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The Season You Were Born in Can Affect Your Mood

Researchers have found that your mood and personality may be influenced by something out of your control - your birthday.

NEHA KARL
21 OCT 2014

A team of scientists from Semmelweis University in Hungary have found that when someone is born can play a role in their chance of developing a particular temperament or mood disorder. They recently presented their findings at the European College of Neuropsychopharmacology Congress in Germany. 

 

Previous research has shown that an individual’s dopamine and serotonin levels - neurotransmitters that influence mood - can be affected by their season of birth. 

"This led us to believe that birth season may have a longer-lasting effect," said Xenia Gonda, pyschologist and lead researcher in a press release.

In the study, the researchers assessed the correlation between the birth season of participants and their personality traits in adulthood. The results showed that participants born in summer were more likely to have a cyclothymic temperament - rapid and frequent mood swings, than those born in winter. Those born in spring and summer were also more likely to possess a hyperthymic temperament - high levels of energy and positivity.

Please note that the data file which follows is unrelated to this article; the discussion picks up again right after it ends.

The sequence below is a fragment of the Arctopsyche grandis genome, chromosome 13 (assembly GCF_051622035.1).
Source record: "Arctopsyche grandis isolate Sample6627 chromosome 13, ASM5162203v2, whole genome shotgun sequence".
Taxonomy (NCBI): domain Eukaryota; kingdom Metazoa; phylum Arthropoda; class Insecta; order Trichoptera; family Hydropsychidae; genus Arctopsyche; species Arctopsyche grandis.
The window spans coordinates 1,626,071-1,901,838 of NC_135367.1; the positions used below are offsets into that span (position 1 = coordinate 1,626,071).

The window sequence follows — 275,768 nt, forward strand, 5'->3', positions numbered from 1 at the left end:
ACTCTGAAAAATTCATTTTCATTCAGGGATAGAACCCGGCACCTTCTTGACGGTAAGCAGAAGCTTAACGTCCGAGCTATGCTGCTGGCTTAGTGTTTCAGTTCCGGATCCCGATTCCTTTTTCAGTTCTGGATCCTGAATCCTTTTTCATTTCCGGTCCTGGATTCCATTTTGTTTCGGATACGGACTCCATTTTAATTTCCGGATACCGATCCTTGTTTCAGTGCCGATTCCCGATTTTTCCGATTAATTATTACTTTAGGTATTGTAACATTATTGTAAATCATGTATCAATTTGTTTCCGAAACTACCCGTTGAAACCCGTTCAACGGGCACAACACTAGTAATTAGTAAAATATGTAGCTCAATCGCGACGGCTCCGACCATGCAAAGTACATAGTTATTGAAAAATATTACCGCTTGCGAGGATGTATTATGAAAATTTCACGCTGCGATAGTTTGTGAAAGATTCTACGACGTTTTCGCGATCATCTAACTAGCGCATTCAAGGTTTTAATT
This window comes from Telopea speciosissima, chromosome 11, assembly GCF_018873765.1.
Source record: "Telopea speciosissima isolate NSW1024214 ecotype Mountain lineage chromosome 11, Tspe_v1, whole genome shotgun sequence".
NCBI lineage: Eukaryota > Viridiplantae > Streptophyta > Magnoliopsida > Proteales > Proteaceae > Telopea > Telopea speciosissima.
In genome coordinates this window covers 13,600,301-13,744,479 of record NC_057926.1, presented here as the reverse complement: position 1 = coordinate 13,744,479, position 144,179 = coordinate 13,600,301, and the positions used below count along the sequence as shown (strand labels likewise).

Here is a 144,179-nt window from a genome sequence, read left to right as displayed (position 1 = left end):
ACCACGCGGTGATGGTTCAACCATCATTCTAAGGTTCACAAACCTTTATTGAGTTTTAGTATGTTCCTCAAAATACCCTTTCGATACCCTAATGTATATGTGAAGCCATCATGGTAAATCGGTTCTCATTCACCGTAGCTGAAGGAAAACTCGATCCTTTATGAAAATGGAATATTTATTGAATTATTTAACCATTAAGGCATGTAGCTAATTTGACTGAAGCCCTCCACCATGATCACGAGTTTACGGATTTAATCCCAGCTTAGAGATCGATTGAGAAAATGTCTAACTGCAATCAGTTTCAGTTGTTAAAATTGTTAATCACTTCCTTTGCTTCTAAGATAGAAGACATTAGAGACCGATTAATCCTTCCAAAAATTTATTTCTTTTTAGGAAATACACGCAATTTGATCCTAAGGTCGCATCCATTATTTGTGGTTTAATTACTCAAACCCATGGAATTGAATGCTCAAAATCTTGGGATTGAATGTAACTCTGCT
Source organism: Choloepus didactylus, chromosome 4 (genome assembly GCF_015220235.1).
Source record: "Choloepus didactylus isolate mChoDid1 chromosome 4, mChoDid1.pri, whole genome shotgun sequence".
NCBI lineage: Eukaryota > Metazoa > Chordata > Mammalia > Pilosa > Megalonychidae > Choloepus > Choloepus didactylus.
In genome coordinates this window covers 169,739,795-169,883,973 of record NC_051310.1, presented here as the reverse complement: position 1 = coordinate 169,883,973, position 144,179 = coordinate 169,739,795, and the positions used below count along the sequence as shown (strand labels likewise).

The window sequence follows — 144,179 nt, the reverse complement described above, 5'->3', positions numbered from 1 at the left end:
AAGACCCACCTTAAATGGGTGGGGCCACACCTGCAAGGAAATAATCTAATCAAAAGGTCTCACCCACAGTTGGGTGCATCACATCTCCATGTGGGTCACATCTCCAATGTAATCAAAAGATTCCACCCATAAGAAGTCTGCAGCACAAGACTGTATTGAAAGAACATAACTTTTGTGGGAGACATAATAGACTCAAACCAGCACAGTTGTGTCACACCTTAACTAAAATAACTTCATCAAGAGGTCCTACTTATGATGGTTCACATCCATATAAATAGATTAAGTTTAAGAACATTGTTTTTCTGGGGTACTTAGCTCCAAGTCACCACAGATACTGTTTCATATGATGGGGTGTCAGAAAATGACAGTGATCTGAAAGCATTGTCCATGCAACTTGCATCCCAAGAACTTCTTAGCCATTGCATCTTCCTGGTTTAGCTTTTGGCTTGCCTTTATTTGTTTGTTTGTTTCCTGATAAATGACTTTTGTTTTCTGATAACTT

The findings also revealed that participants born in autumn were less likely to be depressed than those born in winter, and those born in winter were less likely to have an irritable temperament than those born in the other seasons.  

"Temperaments are not disorders but biologically-driven behavioural and emotional trends. Although both genetic and environmental factors are involved in one's temperament, now we know that the season at birth plays a role too. And the finding of "high mood" tendency (hyperthymic temperament) for those born in summer is quite intriguing," said Eduard Vieta from the European College of Neuropsychopharmacology, Barcelona, in a press release. 

The next step is to search for genetic markers which could give a better indication of the connection between birth season and mood disorders. If the mechanism is identified, there could be a scientific explanation to your astrology reading after all.

Source: EurekAlert

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